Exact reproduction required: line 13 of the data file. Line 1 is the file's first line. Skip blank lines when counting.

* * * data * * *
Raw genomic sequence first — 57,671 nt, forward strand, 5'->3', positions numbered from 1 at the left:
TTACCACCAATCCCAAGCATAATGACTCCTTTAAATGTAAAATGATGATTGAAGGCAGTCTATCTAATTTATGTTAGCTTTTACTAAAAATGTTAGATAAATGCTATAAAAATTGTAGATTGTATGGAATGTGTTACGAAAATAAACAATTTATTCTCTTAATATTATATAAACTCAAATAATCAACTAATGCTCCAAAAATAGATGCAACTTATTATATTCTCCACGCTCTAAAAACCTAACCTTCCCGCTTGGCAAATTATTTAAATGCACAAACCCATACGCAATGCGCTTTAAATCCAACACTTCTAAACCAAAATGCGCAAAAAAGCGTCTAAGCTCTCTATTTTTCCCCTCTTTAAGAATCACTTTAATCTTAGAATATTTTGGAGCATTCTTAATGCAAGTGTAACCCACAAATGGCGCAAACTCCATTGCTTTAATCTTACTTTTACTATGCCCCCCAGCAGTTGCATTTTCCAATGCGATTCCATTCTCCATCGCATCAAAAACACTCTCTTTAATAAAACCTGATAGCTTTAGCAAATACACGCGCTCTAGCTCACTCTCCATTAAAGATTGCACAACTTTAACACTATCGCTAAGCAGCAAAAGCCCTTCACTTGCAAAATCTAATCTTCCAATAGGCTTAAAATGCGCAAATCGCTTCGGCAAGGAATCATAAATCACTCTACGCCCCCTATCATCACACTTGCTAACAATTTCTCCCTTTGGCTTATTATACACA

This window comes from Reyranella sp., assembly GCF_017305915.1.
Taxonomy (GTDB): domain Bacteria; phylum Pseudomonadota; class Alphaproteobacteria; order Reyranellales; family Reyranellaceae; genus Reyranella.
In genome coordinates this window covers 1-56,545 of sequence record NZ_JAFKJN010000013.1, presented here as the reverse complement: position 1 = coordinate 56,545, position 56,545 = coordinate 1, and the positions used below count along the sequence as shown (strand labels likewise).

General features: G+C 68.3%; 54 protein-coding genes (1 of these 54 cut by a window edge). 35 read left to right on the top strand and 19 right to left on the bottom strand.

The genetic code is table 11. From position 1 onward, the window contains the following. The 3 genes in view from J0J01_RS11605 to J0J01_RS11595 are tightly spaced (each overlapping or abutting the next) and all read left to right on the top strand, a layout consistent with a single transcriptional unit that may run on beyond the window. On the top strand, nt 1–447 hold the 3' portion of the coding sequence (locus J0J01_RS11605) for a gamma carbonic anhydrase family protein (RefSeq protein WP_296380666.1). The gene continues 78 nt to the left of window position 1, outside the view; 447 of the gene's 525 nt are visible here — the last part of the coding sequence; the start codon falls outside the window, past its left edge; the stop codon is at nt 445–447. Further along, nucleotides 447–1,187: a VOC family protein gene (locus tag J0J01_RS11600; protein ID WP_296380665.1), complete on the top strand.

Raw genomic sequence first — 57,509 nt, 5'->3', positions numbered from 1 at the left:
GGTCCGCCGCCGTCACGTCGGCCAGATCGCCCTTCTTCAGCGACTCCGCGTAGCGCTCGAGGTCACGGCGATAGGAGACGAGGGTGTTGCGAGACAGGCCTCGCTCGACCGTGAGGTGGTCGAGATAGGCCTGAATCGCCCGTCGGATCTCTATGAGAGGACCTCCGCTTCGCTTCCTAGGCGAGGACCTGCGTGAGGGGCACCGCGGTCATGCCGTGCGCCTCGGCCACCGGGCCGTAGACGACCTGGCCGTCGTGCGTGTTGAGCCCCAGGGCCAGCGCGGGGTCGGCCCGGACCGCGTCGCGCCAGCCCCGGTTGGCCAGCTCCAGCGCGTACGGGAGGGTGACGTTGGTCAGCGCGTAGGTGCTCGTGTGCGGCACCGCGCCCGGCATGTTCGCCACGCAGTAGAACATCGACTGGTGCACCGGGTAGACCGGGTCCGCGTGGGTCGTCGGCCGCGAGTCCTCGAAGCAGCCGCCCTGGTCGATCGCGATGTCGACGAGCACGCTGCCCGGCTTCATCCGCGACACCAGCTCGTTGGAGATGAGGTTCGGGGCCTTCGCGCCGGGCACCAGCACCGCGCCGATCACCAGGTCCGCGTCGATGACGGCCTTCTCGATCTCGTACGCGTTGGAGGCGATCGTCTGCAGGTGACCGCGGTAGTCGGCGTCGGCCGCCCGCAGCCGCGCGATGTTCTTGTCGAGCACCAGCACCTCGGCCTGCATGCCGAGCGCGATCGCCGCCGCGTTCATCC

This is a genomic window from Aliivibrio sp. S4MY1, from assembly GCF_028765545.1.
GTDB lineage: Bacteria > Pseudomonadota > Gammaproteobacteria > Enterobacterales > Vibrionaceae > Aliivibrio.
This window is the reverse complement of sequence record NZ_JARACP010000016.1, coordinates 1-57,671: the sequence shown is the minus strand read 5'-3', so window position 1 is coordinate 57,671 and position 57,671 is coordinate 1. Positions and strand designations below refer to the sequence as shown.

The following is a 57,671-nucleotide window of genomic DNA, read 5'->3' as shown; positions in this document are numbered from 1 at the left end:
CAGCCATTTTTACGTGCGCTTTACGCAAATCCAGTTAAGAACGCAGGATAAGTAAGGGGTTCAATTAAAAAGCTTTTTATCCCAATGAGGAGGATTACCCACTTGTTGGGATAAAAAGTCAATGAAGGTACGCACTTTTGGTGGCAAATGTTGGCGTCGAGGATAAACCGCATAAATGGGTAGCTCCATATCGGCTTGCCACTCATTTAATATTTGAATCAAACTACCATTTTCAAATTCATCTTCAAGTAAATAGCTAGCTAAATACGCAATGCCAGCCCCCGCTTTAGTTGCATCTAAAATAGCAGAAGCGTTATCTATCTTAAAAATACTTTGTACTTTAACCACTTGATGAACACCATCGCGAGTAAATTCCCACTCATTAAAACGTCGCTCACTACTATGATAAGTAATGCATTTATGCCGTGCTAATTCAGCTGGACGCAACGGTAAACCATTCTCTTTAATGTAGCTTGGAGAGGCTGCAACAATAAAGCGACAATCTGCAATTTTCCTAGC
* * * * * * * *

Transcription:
The following is a 57,671-nucleotide window of genomic DNA, read 5'->3' as shown; positions in this document are numbered from 1 at the left end: